Past Work

Glass sycamore key


This is one of possibly three development paths that I'm taking on a college project called "Dialogue", where students have been encouraged to experiment, push boundaries, get out of our comfort zones, initially in collaboration with other students - in my case, Val Muddyman and K.J.Greeves.

Fairly early in in the project we decided on a starting point of sycamore keys, which happened to be helicoptering onto the ground in large numbers at the time.  We liked their delicacy and symbolism - procreation, transience, flight, the wind. 

At the end of Part 1 we gave a joint presentation of our work, which I've posted in this blog, covering subsequent developments.  We're going our separate ways in Part 2 - I'm continuing with sycamore keys and the others are pursuing unrelated topics.


I love the delicacy of sycamore keys and a lot of this is tied up with their ultra-thin wings.  In a lot of sculptures of keys the delicacy has been lost because the artist has been forced to thicken the wing to make it strong enough.  I think the result is often rather ugly - see the above blog for some examples.

Initially, I concluded that I would have to scale up a key 2 or 4 times to avoid this, and even then I was thinking of casting the wing in metal so I could get away with a thickness of less than a millimeter.

 Then glass technician Lawrence West showed me some thin glass - a millimeter or less - that he'd blown as bubbles, and that was quite strong.  He suggested scaling things up a lot more, and I decided to give it a try.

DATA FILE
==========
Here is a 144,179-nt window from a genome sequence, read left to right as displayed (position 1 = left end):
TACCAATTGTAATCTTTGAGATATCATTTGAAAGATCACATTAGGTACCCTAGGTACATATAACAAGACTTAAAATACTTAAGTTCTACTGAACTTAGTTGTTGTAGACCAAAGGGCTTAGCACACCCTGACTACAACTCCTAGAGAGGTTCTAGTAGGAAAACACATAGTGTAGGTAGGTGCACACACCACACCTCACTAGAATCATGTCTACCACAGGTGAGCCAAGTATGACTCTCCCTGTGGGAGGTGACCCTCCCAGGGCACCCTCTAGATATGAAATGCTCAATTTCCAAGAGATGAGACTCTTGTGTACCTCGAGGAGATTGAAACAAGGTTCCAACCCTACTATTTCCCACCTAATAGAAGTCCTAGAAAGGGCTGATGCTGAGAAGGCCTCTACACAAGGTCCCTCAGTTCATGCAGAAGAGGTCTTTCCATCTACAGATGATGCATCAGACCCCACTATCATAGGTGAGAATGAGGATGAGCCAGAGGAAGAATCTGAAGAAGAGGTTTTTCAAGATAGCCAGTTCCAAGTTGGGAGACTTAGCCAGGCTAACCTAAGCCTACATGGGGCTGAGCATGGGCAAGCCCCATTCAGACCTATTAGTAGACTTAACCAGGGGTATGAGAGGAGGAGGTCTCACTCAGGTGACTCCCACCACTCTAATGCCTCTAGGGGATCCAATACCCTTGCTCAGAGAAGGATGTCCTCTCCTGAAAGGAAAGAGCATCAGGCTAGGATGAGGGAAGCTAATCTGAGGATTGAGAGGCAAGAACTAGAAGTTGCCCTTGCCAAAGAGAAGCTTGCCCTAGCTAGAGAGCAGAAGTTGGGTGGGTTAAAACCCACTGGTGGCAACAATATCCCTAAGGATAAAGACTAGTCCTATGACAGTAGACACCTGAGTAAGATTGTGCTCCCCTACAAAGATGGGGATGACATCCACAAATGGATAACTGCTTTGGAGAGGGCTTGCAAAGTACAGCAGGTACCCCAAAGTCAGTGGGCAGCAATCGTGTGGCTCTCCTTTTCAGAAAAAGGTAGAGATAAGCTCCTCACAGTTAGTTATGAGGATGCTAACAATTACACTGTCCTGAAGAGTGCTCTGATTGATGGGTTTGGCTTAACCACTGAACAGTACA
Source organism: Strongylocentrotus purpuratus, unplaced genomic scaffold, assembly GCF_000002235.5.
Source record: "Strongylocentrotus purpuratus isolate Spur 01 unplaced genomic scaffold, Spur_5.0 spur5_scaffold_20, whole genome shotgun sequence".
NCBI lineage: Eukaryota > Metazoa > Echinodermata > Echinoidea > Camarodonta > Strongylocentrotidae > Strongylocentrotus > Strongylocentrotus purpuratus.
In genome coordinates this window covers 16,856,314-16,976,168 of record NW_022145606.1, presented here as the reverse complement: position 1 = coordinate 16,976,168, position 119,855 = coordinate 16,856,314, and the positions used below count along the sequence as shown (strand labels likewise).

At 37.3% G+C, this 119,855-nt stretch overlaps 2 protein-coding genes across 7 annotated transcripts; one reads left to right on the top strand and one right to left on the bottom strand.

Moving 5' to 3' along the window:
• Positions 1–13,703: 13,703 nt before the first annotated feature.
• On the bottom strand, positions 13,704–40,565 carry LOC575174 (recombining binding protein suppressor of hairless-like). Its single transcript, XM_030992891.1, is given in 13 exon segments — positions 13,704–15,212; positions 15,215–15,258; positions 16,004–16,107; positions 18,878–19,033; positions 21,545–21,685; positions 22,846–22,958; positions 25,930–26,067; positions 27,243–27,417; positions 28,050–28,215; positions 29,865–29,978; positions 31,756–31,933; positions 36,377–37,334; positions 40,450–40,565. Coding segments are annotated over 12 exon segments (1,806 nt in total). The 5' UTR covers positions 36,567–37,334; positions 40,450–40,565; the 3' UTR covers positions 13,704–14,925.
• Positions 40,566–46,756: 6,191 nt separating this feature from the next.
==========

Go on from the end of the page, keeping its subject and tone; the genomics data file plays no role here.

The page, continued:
Blowing big glass bubble Lawrence West blowing a big bubble.  He blew 3 and I broke them into pieces.
  Flattening glass in a kiln I put the pieces in this kiln and fired them so they were flattened.

In some cases I overlapped several pieces so they joined together.
  Flattened piece of glass bubble Example of flattened piece of bubble
  Flattened piece of glass bubble Another example.  Reminds me of ice-covered puddles.
  Ceramic mould for glass sycamore seed I've made a couple of half-elipsoids to slump the glass over to form the seed.

This smaller one is 100-mm-long. 

I also made one about 150-mm-long.
  Glass sycamore key ready for firing This is almost 1-metre-long.  The 150-mm-long seed is a bit small but I went with what I had.

I tried to make the surface of the powder resemble the veining of the key, using various methods.  I ended up scrunching up aluminium foil and then flattening it out, laying it on the powder and sciring lines across it with my finger nails.

I cut the flattened glass into smaller pieces.  I started off trying to but them together but ended up realising it would look better if they overlapped.

I placed a glass stringer (rod) along the top edge
  After firing glass sycamore seed After firing, and after making a few remedial fixes before a second firing.
The main remedial fix was chopping off and re-positioning part of the top stringer that had fallen out of position.

I also spotted a couple of holes that I laid extra glass over.